By Topic

The Performance of MLEM for Dynamic Imaging From Simulated Few-View, Multi-Pinhole SPECT

Sign In

Cookies must be enabled to login.After enabling cookies , please use refresh or reload or ctrl+f5 on the browser for the login options.

Formats Non-Member Member
$33 $13
Learn how you can qualify for the best price for this item!
Become an IEEE Member or Subscribe to
IEEE Xplore for exclusive pricing!
close button

puzzle piece

IEEE membership options for an individual and IEEE Xplore subscriptions for an organization offer the most affordable access to essential journal articles, conference papers, standards, eBooks, and eLearning courses.

Learn more about:

IEEE membership

IEEE Xplore subscriptions

4 Author(s)
Dan Ma ; Department of Biomedical Engineering, Case Western University, Cleveland, ; Paul Wolf ; Anne V. Clough ; Taly Gilat Schmidt

Stationary small-animal SPECT systems are being developed for rapid dynamic imaging from limited angular views. This work quantified, through simulations, the performance of Maximum Likelihood Expectation Maximization (MLEM) for reconstructing a time-activity curve (TAC) with uptake duration of a few seconds from a stationary, three-camera multi-pinhole SPECT system. The study also quantified the benefits of a heuristic method of initializing the reconstruction with a prior image reconstructed from a conventional number of views, for example from data acquired during the late-study portion of the dynamic TAC. We refer to MLEM reconstruction initialized by a prior-image initial guess (IG) as MLEMig. The effect of the prior-image initial guess on the depiction of contrast between two regions of a static phantom was quantified over a range of angular sampling schemes. A TAC was modeled from the experimentally measured uptake of 99mTc-hexamethylpropyleneamine oxime (HMPAO) in the rat lung. The resulting time series of simulated images was quantitatively analyzed with respect to the accuracy of the estimated exponential washin and washout parameters. In both static and dynamic phantom studies, the prior-image initial guess improved the spatial depiction of the phantom, for example improved definition of the cylinder boundaries and more accurate quantification of relative contrast between cylinders. For example in the dynamic study, there was ~ 50% error in relative contrast for MLEM reconstructions compared to ~ 25-30% error for MLEMig. In the static phantom study, the benefits of the initial guess decreased as the number of views increased. The prior-image initial guess introduced an additive offset in the reconstructed dynamic images, likely due to biases introduced by the prior image. MLEM initialized with a uniform initial guess yielded images that faithfully reproduced the time dependence of the simulated TAC; there were no s- atistically significant differences in the mean exponential washin/washout parameters estimated from MLEM reconstructions compared to the true values. Washout parameters estimated from MLEMig reconstructions did not differ significantly from the true values, however the estimated washin parameter differed significantly from the true value in some cases. Overall, MLEM reconstruction from few views and a uniform initial guess accurately quantified the time dependance of the TAC while introducing errors in the spatial depiction of the object. Initializing the reconstruction with a late-study initial guess improved spatial accuracy while decreasing temporal accuracy in some cases.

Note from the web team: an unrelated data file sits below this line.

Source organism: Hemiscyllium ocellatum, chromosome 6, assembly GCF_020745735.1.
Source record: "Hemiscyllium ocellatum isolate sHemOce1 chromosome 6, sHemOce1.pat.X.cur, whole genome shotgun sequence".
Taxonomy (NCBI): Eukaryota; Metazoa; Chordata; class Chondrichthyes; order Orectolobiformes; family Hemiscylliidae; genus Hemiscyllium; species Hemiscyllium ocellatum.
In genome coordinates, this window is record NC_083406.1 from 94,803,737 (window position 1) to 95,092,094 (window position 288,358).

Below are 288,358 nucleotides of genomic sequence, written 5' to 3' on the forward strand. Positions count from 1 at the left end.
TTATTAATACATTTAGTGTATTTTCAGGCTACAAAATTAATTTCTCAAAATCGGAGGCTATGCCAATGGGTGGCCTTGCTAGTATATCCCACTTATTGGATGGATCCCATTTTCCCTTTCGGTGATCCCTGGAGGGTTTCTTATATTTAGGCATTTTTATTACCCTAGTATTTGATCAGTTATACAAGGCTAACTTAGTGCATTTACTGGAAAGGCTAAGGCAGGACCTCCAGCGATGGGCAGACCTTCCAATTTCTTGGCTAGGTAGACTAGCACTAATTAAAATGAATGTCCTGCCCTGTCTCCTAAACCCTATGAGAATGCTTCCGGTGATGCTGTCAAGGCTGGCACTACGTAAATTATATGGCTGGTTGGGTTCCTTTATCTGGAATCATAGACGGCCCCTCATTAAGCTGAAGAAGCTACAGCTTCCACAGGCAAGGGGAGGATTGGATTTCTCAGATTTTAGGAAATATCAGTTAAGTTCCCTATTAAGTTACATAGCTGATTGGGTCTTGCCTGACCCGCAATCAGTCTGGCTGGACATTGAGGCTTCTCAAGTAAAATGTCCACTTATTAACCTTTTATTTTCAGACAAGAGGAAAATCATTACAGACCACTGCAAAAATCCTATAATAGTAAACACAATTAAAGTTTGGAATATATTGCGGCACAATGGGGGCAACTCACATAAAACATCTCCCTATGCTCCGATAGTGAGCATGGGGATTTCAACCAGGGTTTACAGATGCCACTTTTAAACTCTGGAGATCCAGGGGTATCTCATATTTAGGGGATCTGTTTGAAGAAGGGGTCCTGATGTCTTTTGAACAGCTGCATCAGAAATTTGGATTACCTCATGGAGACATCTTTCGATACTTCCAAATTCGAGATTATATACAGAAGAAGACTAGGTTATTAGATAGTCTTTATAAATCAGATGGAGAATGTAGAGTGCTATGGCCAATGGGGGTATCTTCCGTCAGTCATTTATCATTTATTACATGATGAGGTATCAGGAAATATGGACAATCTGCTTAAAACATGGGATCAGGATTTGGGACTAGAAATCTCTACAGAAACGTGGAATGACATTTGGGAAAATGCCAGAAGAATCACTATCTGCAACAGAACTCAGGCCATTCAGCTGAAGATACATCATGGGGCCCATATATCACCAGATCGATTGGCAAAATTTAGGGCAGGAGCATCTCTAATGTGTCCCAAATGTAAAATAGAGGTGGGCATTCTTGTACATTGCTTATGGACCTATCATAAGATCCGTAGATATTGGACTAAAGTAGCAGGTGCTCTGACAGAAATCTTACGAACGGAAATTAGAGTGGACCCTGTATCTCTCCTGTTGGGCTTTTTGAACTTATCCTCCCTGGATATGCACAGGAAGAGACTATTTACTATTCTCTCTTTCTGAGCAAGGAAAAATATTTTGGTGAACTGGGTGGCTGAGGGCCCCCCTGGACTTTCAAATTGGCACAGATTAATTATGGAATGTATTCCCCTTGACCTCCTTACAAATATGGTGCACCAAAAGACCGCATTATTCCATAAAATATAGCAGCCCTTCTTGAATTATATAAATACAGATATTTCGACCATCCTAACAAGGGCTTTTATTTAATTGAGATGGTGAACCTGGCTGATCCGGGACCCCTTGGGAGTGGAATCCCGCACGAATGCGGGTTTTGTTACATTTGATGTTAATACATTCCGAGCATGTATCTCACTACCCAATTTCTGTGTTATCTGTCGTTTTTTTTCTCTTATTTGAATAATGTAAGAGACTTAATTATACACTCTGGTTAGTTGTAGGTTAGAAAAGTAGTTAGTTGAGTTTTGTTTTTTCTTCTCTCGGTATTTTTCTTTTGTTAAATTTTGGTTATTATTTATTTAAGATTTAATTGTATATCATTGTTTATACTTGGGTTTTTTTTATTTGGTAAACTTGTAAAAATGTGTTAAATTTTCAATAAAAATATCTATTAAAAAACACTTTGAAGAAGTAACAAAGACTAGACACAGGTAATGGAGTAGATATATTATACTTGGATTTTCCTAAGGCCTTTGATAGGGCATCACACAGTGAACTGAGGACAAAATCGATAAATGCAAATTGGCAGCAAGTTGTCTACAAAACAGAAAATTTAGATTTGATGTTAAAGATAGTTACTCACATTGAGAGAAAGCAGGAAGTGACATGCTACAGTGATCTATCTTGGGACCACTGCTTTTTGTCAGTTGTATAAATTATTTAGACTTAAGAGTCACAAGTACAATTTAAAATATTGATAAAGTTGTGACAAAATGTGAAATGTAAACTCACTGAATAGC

Published in:

IEEE Transactions on Nuclear Science  (Volume:60 ,  Issue: 1 )